That’s the conclusion of two researchers from Harvard University, who found that self-disclosure activated brain regions associated with feelings of pleasure. By sharing opinions with others, people have the opportunity to (1) validate these opinions; (2) bond with others who share the same views; and (3) learn from those who may have opposing views.

We’re Either “Integrators” Or “Segmentors”

Not everyone is predisposed to over-sharing, though. According to this article , people either separate their personal and professional lives on social media, or they don’t. The former are known as “segmentors”, while the latter are called “integrators”.

Most people are segmentors, with good reason. Employers are known to use social media to screen candidates , and if they see even a single photo of you acting in a less-than-professional manner (e.g. getting drunk and vomiting all over your friend’s dinner table), you’re automatically weeded out of the employment pool.

On the other hand, there are people who care more about self-expression than the opinions of others. Teenagers and millennials, in particular, fit this profile, which is why these people tend to be integrators. Being an integrator can be a good or a bad thing, depending on the information shared (or, in most cases, over-shared).

We Rely on Gut Feelings, Rather than Facts, to Discern the Truth

We all like to think we’re rational beings. We laugh at stories of people who do things that are, in hindsight, stupid. But that’s in hindsight.

Actually, we’re all subject to biases that influence the way we evaluate the “truthiness” of things, as Stephen Colbert puts it .  For instance, people are more likely to believe a statement if it’s written in a “high contrast” manner (black words on white background) than a “low contrast” one (white words on an aqua blue background). That may sound ridiculous at first, until you consider how one of them is easier to read than the other. When a statement feels easier to process, it’s easier to think of that statement as the truth.

We See What We Want To See

Even if we’re presented with strong evidence against our personal beliefs, we hold on to those beliefs anyway. It’s not necessarily because we’re stupid; it’s because that’s the easiest way to respond to cognitive dissonance, or the discomfort caused by two conflicting ideas held within the same mind.

As a result, we often unconsciously twist facts to support our beliefs, rather than the other way around. This is known as confirmation bias , which–if left unchecked–can cause overly long and heated discussions in places like comments sections. Also, our tendency to assume that other people think the way we do (a.k.a. false consensus effect) complicates matters.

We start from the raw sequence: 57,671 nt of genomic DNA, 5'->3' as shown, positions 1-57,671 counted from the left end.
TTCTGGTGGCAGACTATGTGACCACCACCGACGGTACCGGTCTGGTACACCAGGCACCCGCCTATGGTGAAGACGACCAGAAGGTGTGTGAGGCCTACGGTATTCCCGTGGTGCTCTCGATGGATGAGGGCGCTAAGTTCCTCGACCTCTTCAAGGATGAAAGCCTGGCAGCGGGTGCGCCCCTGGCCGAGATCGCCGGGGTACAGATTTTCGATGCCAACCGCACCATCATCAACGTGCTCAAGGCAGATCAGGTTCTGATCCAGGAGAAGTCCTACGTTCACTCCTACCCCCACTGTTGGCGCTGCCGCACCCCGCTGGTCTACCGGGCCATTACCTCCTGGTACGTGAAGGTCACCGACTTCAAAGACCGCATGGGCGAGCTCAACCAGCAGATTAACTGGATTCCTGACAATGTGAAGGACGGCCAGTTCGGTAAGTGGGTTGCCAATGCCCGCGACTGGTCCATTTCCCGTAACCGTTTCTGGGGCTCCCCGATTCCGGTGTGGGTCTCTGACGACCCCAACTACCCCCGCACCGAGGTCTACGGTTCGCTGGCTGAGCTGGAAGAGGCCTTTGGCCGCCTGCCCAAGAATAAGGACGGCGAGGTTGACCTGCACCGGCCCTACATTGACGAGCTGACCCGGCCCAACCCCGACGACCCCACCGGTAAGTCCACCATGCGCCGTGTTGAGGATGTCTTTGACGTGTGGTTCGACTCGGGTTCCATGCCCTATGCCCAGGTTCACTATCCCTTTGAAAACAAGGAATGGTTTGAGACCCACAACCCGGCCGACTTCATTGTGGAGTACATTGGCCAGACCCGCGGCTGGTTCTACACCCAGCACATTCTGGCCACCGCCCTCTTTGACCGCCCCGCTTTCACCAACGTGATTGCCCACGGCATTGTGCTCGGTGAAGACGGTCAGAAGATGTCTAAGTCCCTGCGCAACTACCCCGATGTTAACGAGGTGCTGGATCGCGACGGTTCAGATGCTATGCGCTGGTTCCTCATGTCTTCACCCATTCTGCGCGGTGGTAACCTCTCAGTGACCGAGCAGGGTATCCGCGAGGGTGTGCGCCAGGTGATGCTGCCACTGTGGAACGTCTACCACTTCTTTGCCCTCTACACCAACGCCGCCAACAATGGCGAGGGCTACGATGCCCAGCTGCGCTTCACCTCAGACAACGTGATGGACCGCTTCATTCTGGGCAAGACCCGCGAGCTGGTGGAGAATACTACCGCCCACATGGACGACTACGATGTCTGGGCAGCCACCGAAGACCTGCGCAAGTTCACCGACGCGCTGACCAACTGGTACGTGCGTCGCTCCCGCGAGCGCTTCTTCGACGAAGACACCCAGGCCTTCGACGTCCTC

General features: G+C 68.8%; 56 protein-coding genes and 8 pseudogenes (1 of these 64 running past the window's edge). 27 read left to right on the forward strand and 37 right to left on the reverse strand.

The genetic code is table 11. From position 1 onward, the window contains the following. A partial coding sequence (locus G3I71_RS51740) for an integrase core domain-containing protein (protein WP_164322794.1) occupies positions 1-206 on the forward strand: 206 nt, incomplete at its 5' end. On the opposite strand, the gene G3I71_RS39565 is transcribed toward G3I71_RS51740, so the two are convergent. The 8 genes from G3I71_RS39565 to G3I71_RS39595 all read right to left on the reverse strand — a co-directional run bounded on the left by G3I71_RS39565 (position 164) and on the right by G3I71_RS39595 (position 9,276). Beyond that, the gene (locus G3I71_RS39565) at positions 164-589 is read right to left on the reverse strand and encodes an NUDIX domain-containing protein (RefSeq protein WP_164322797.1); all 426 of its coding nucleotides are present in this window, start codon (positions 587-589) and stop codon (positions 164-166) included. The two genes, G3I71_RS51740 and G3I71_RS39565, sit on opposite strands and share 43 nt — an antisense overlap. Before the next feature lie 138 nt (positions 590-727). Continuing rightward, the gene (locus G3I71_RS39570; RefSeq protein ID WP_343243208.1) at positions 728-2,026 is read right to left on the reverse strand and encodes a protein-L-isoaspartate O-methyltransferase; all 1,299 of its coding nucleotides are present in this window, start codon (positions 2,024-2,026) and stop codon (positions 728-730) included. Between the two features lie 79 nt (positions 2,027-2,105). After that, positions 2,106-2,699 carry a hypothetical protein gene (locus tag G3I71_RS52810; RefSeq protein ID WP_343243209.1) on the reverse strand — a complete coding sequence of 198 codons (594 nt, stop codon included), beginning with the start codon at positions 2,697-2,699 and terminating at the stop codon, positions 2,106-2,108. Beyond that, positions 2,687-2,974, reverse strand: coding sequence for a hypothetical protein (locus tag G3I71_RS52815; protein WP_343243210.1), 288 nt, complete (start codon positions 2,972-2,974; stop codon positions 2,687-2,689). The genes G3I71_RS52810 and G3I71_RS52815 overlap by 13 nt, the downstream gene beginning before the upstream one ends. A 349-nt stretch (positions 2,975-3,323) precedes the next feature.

It’s not wrong to have opinions, per se. What’s wrong is when we insist that our opinions are superior to those of others, not because of facts, but because those are our opinions.


Understanding why people behave the way they do online can go a long way. It helps you get into the mindset of the vicious troll, the oversharing friend, and the people who don’t seem to have anything better to do than post kilometric discussions in forums. Best of all, it helps you understand yourself – and, by extension, other people – and figure out how to act accordingly.

Designing Penhaligon’s Bayolea Grooming Line: The vision behind the heritage brand’s comprehensive luxury range

Designing Penhaligon's Bayolea Grooming Line

With Penhaligon’s introduction of Bayolea, their most comprehensive men’s luxury grooming line to date, the brand has succeeded twofold. Having tested the entire product range for over a month now, it stands as an effective, enjoyable collection……

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Police arrest alleged member of group behind Xbox Live and PSN attacks

An alleged member of the group claiming responsibility for the DDoS attacks that took Xbox Live and the PlayStation Network down for hours on Christmas day was arrested this week in the United Kingdom. 22-year-old Vinnie Omari, who is believed to be a member of self-styled hacker collective “Lizard Squad,” was arrested on suspicion of fraud. Thames Valley Police announced that he was arrested in connection with an investigation into PayPal thefts, but the search warrant presented to Omari shows that police were planning to search his phones, computers, email accounts, and more “in relation to the hacking of the PlayStation Network and Xbox Live systems over the Christmas period.”

Omari sent a picture of the search warrant to The Daily…

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Hackers allegedly behind Xbox and PlayStation network shutdown set sights on Tor

The group that allegedly took down Microsoft and Sony’s gaming networks now says it’s set its sights on a new target. Lizard Squad, which took credit for denial of service attacks that kept Xbox Live and PlayStation Network offline over Christmas, tweeted earlier today that it was going after the Tor encryption service.